Conservative Colloquium

An Intellectual Forum for All Things Conservative

Posts Tagged ‘Iraq War’

Winning the Battle, Losing the War

Posted by Tony Listi on March 6, 2008

Published: March 5, 2008

THIS winter is the 40th anniversary of the Tet offensive, which proved to be the turning point of the Vietnam War. By the time it was over, the American strategy in Vietnam switched from pursuing victory on the battlefield to finding a way to disengage. It is instructive to recall that the American and allied armies actually turned back the attackers and inflicted heavy casualties.

In the latter months of 1967, after more than two years of bitter fighting in Vietnam, many Americans believed that the war had degenerated into a bloody stalemate. Gen. William Westmoreland, the senior commander, did not see it that way; by his primary metric — the body count — American and allied forces were making significant headway. Under criticism by the growing antiwar movement at home, President Lyndon Johnson decided to make General Westmoreland’s optimism the focal point of an information campaign to convince the American people that we were winning the war.

In mid-November 1967, he brought the general home to make the case. Upon arriving at Andrews Air Force Base, General Westmoreland told waiting reporters that he was “very, very encouraged” by recent events. At an appearance on “Meet the Press” two days later, he said American troops would be able to begin withdrawing “within two years or less.” During an address at the National Press Club, he claimed that “we have reached an important point where the end begins to come into view.” He consistently gave an upbeat account of how things were going in the war, clearly believing that a corner had been turned.

Even as Westmoreland spoke, however, the Communists in Vietnam were preparing a countrywide offensive designed to “liberate” South Vietnam, which was set to begin at the start of Tet, the lunar new year.

In the early morning hours of Jan. 31, 1968, Communist forces struck suddenly and with a fury breathtaking in scope. More than 80,000 soldiers from the North Vietnamese Army and the Vietcong guerrilla force launched nearly simultaneous attacks against major cities, towns and military installations from the Demilitarized Zone south to the Mekong Delta. They attacked 36 of 44 provincial capitals, five of the six major cities and 64 district capitals. They seized and occupied Hue, the ancient imperial capital, and sent 11 battalions into Saigon to strike six targets, including the United States Embassy.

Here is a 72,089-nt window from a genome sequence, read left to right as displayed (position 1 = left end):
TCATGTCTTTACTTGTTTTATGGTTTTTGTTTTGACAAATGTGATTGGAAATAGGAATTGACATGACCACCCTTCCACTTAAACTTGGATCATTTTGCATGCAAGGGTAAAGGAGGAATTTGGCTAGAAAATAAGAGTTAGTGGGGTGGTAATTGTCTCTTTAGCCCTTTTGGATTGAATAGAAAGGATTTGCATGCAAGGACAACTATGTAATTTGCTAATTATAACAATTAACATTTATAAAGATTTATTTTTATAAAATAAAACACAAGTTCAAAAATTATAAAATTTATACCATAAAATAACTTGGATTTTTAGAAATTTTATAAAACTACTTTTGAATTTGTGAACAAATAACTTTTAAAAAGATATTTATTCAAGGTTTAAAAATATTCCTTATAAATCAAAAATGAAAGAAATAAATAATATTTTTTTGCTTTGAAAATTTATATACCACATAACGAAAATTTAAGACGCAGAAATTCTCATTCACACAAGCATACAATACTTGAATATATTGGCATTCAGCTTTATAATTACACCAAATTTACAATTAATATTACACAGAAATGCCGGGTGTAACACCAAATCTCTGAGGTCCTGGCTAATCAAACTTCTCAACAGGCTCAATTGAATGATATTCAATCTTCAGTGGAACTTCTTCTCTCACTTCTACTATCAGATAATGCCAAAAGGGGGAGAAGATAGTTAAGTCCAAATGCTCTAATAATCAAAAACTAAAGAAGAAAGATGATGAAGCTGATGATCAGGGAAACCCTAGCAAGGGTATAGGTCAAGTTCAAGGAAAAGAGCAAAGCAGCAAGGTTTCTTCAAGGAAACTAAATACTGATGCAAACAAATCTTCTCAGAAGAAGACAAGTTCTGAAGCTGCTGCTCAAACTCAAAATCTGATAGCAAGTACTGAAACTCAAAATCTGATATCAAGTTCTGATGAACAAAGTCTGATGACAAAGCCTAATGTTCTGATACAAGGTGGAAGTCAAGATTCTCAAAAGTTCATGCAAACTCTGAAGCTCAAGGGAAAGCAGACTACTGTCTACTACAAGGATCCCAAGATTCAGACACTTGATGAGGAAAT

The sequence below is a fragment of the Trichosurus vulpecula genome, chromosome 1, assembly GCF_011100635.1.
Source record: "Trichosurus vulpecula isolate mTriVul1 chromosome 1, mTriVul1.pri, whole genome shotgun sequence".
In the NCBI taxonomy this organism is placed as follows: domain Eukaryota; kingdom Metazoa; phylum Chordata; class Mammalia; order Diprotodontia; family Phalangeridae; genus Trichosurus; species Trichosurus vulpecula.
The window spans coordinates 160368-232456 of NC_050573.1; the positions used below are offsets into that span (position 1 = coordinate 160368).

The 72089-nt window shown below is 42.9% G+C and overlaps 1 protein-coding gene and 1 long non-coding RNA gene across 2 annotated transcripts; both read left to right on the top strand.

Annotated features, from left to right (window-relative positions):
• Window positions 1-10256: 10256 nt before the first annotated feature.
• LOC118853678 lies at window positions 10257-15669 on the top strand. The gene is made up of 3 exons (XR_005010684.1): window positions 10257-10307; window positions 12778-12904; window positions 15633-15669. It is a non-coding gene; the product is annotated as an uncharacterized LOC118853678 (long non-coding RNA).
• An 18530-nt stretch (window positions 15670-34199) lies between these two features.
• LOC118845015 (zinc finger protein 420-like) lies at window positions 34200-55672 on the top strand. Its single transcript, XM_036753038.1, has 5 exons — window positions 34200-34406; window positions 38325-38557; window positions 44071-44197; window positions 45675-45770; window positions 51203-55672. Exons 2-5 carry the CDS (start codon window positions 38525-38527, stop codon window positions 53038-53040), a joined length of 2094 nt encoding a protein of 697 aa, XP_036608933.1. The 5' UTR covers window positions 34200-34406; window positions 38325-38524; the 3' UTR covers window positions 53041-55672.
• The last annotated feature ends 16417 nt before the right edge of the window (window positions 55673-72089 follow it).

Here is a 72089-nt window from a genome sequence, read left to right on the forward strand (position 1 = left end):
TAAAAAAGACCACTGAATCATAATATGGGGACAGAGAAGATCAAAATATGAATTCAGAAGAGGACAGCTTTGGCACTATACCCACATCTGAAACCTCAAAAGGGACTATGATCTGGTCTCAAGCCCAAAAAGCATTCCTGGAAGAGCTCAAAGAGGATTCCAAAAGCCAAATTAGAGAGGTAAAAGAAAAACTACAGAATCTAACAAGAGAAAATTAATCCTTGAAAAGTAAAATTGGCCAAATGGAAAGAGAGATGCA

With a few notable exceptions — at Hue, Khe Sanh and Cholon — most of the fighting of the opening phase of the offensive was over in a few days as the American and South Vietnamese forces overcame the initial surprise and responded with superior firepower. The citizen uprising that the Communists had been counting on failed to materialize. The Communists suffered horrendous casualties; some estimates ranged as high as 40,000 killed. Their losses continued to grow as subsequent fighting extended into the fall months. By the time the offensive had run its course, the Vietcong had been crippled; the major fighting for the rest of the war would be done by the North Vietnamese Army.

The Americans had won a tactical victory. But the sheer scope and ferocity of the offensive and the vivid images of the fighting on the nightly television news convinced many Americans that the Johnson administration had lied to them, and the president’s credibility plummeted. Perhaps more important, the offensive shook the administration’s own confidence and led to a re-evaluation of American strategy. When General Westmoreland asked for an additional 206,000 troops to “take advantage of the situation,” the president balked.

On March 31, 1968, Johnson went on national television to announce a partial suspension of the bombing campaign against North Vietnam and call for negotiations. He then stunned the audience by announcing that he would not run for re-election. The following year, President Richard Nixon began the long American withdrawal from Vietnam, paving the way for the triumph of the Communist forces in 1975.

Historians are often reluctant to draw comparisons between historical events, and this has been especially true for Vietnam and Iraq, because the two wars have more differences than similarities. That being said, however, American military actions today can be informed by one general lesson from the Tet offensive, and that is the importance of not putting the best face on a military situation for political reasons.

To dampen antiwar sentiment, Johnson and Westmoreland encouraged what turned out to be false expectations about our prospects in Vietnam, and this colored Americans’ perception of the Tet offensive, stretching the president’s credibility gap to the breaking point. A tactical victory became a strategic defeat and led to the virtual abdication of President Johnson. General Tran Do of North Vietnam acknowledged that the offensive failed to achieve its objectives, but noted that the public reaction in the United States was “a fortunate result.”